Drawing on the emerging field of narrative theory in sociology and psychology, this book argues that an individual’s response to job loss is a product of the shape of the story a person tells about their experience. This, in turn, is a product of both individual creativity and the structuring effects of their social location. Based on a qualitative study of the experience of unemployment in Australia, three main types of job loss narratives are identified. First, romantic narratives describe job loss as a positive experience of liberation from an oppressive job, leading to a gradually improving future. Second, tragic narratives describe job loss as undermining a person’s life plan, leading to a phase of depression, anxiety and self-deprecation. Finally, job loss narratives may be complicated by marital breakdown or serious illness. The book breaks new ground in its use of narrative theory to account for the variations in responses to unemployment.
Table of Contents
Contents: Introduction; Unemployment and mental health: a critical review; A narrative theory of unemployment; Job loss as a romance; Job loss as a tragedy; Tragic unemployment; Complex job loss; Unemployment and the meaning of working; Conclusion; Appendix; Bibliography; Index.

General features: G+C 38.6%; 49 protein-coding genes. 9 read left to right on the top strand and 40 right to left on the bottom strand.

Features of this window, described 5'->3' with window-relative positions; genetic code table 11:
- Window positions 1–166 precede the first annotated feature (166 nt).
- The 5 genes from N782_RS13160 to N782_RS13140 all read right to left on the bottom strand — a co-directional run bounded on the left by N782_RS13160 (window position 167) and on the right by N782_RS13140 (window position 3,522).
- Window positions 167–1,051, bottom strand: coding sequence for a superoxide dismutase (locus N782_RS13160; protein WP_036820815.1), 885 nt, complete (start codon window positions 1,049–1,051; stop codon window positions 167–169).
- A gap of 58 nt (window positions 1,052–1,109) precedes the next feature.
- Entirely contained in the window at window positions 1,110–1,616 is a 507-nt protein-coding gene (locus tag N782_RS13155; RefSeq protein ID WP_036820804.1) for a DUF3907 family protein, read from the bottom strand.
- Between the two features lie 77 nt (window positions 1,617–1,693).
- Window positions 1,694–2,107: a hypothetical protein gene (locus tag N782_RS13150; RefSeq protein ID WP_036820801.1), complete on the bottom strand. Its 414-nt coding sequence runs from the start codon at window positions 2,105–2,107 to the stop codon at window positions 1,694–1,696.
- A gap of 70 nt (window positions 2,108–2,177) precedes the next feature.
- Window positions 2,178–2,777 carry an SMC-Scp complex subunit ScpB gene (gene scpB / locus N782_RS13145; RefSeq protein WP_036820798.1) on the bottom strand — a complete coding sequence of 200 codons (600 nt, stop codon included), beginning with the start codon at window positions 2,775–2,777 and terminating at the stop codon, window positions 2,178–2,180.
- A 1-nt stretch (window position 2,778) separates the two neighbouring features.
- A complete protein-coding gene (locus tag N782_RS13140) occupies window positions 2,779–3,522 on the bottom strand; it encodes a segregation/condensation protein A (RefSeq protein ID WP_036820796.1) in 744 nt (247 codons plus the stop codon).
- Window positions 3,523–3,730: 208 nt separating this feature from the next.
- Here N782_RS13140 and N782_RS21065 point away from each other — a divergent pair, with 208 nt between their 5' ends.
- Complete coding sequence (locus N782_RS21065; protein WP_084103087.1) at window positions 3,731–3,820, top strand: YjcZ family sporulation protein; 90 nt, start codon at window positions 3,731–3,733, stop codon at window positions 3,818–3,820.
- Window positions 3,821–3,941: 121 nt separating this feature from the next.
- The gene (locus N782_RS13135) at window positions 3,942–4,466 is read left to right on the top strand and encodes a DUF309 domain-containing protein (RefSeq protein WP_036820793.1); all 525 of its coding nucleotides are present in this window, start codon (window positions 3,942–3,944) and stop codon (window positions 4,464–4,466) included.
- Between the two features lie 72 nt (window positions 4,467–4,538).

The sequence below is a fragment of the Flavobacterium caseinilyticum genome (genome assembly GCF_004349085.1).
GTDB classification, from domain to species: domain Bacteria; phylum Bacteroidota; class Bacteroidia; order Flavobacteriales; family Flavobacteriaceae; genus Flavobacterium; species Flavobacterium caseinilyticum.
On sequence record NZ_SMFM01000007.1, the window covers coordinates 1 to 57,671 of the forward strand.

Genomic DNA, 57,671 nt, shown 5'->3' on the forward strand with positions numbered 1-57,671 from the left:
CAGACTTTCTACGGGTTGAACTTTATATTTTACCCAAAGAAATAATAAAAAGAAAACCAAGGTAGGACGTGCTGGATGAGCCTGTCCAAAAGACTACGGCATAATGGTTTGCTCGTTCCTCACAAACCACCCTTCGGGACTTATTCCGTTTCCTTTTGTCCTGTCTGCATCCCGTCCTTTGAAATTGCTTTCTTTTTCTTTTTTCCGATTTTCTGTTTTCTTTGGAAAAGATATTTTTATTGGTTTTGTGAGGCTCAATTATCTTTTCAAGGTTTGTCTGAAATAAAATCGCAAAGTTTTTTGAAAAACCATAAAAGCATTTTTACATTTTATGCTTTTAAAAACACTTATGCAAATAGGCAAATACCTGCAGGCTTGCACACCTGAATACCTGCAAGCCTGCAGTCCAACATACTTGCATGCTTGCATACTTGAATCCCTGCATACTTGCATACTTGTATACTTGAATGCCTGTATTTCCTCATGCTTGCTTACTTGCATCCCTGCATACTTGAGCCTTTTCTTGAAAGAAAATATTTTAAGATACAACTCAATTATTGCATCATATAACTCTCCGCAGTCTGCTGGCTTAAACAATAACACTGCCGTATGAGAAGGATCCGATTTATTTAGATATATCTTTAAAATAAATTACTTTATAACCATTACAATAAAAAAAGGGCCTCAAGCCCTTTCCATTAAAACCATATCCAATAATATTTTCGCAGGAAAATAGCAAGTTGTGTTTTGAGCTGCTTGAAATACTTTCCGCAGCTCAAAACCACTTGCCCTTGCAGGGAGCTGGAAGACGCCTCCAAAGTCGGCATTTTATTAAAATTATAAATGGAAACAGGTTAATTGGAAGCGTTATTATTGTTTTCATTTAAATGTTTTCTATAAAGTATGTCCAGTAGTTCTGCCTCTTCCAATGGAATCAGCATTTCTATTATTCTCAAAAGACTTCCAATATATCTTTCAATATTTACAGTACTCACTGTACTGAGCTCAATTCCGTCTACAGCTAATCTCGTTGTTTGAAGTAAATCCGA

'...this book makes a valuable contribution to the unemployment literature on both theoretical and empirical grounds, providing a wealth of insights into the lived experience of unemployment. It also adds weight to research using biographical and narrative data to explore the experiential dimensions of social disadvantage.' Network (Newsletter of the British Sociological Association) 'This book is useful and informative, providing some very interesting and insightful narratives that assist in understanding the positive and negative experiences of job loss...I am sure this book will be a valuable resource for anyone interested in an occupational perspective of employment and unemployment.' Journal of Occupational Science 'Read this book, not because it will provide you with radically new insights into the experience of being unemployed, but because it reveals that although the narratives through which the unemployed processually construct and re-construct their life-stories are, as yet, largely unexplored, the route to this exciting territory has been sign-posted.' Journal of Industrial Relations